20. Management, nutrition, and lactation performance are related to bulk tank milk de novo fatty acid concentration on northeastern US dairy farms.

    Science.gov (United States)

    Woolpert, M E; Dann, H M; Cotanch, K W; Melilli, C; Chase, L E; Grant, R J; Barbano, D M

    2016-10-01

    This study investigated the relationship of management practices, dietary characteristics, milk composition, and lactation performance with de novo fatty acid (FA) concentration in bulk tank milk from commercial dairy farms with Holstein, Jersey, and mixed-breed cows. It was hypothesized that farms with higher de novo milk FA concentrations would more commonly use management and nutrition practices known to optimize ruminal conditions that enhance de novo synthesis of milk FA. Farms (n=44) located in Vermont and northeastern New York were selected based on a history of high de novo (HDN; 26.18±0.94g/100g of FA; mean ± standard deviation) or low de novo (LDN; 24.19±1.22g/100g of FA) FA in bulk tank milk. Management practices were assessed during one visit to each farm in March or April, 2014. Total mixed ration samples were collected and analyzed for chemical composition using near infrared spectroscopy. We found no differences in days in milk at the farm level. Yield of milk fat, true protein, and de novo FA per cow per day were higher for HDN versus LDN farms. The HDN farms had lower freestall stocking density (cows/stall) than LDN farms. Additionally, tiestall feeding frequency was higher for HDN than LDN farms. No differences between HDN and LDN farms were detected for dietary dry matter, crude protein, neutral detergent fiber, starch, or percentage of forage in the diet. However, dietary ether extract was lower for HDN than LDN farms. This research indicates that overcrowded freestalls, reduced feeding frequency, and greater dietary ether extract content are associated with lower de novo FA synthesis and reduced milk fat and true protein yields on commercial dairy farms. Copyright © 2016 American Dairy Science Association. Published by Elsevier Inc. All rights reserved.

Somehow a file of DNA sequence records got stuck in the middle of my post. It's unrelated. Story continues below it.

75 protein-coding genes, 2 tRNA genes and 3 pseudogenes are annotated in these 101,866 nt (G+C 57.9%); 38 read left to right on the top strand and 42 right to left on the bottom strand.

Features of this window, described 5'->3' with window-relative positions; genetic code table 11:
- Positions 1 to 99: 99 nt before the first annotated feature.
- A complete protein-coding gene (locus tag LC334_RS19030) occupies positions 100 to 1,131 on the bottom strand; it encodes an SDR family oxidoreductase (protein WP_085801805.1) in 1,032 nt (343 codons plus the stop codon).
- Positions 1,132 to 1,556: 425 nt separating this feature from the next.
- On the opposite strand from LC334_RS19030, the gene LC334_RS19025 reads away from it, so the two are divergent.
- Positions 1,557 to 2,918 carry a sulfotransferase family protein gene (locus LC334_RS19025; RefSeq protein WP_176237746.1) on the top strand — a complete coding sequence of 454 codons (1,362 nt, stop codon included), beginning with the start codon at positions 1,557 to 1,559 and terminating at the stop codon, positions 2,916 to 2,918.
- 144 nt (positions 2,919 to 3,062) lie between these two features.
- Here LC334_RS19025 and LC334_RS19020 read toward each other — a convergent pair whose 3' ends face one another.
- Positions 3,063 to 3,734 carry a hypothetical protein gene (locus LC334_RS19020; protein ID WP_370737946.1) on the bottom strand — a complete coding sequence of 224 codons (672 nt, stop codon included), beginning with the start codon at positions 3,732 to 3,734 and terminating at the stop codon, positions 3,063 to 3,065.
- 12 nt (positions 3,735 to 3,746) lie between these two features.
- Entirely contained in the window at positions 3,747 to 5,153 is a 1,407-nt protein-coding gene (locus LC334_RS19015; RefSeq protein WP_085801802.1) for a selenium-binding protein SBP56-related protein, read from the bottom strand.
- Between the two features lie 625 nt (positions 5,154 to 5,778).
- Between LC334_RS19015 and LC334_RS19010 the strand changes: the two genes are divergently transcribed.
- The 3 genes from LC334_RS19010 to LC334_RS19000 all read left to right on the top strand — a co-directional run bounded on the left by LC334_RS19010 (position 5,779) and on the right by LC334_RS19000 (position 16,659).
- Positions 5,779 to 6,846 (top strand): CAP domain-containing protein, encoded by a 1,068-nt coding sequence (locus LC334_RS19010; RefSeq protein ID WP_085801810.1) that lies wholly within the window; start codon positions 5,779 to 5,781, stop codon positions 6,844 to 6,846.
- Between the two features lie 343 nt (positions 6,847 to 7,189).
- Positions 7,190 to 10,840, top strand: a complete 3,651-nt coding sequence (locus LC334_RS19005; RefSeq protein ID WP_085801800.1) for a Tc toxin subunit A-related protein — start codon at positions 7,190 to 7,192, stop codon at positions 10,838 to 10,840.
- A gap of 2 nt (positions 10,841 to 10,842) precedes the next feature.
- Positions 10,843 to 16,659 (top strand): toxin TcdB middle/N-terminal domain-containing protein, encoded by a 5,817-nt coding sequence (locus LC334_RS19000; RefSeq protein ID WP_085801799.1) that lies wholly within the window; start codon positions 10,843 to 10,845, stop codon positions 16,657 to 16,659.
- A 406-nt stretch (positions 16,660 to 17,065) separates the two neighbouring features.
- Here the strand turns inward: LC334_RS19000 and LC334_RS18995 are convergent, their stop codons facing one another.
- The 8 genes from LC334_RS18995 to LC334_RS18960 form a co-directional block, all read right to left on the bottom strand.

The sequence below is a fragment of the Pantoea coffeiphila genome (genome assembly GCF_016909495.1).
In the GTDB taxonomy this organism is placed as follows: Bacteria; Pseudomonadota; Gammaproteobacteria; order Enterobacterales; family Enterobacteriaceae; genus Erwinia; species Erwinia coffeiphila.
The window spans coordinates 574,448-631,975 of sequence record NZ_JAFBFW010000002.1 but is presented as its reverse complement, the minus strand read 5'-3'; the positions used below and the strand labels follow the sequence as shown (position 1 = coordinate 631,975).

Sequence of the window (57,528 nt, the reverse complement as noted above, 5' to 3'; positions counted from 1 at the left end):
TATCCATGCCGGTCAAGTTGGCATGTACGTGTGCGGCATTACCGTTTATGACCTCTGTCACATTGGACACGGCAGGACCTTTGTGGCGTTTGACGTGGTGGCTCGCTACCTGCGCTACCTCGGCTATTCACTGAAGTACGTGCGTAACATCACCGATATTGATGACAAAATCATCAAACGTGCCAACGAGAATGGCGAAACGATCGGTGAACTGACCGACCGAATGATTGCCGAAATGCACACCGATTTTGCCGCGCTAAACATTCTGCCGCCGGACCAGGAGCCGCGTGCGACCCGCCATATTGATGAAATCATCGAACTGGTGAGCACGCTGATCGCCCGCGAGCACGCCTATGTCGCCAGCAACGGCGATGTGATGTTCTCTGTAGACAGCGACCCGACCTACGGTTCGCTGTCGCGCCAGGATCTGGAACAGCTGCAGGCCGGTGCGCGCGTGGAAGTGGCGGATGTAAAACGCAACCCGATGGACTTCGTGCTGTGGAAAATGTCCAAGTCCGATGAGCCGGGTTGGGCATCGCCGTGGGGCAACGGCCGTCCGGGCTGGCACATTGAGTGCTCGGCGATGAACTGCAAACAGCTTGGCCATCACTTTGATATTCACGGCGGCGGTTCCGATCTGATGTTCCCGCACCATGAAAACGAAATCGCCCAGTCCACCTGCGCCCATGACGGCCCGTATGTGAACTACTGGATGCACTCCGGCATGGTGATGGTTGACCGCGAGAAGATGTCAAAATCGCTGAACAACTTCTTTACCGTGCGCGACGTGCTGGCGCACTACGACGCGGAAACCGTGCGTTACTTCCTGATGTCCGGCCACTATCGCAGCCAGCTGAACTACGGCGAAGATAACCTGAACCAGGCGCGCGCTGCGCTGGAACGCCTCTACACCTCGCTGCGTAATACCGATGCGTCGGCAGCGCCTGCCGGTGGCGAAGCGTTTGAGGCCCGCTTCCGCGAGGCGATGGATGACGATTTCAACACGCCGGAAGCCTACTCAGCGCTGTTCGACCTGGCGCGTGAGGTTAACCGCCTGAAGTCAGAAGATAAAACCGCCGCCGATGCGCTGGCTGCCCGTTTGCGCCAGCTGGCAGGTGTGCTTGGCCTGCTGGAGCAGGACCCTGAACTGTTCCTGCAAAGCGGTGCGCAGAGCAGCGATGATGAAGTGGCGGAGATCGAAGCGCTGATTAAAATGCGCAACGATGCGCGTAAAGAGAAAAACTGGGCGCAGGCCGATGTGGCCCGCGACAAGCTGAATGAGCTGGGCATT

1. Effect of rumen degradable protein balance and forage type on bulk milk urea concentration and emission of ammonia from dairy cow houses

    NARCIS (Netherlands)

    Duinkerken, van G.; Andre, G.; Smits, M.C.J.; Monteny, G.J.; Sebek, L.B.J.

    2005-01-01

    As the Dutch government and dairy farming sector have given priority to reducing ammonia emission, the effect of diet on the ammonia emission from dairy cow barns was studied. In addition, the usefulness of milk urea content as an indicator of emission reduction was evaluated. An experiment was

  2. Genome-wide associations for feed utilisation complex in primiparous Holstein–Friesian dairy cows from experimental research herds in four European countries

    NARCIS (Netherlands)

    Veerkamp, R.F.; Coffey, M.P.; Berry, D.P.; Haas, de Y.; Strandberg, E.; Bovenhuis, H.; Calus, M.P.L.; Wall, E.

    2012-01-01

    Genome-wide association studies for difficult-to-measure traits are generally limited by the sample size with accurate phenotypic data. The objective of this study was to utilise data on primiparous Holstein–Friesian cows from experimental farms in Ireland, the United Kingdom, the Netherlands and

  3. The effect of feed demand on greenhouse gas emissions and farm profitability for organic and conventional dairy farms.

    Science.gov (United States)

    Kiefer, Lukas; Menzel, Friederike; Bahrs, Enno

    2014-12-01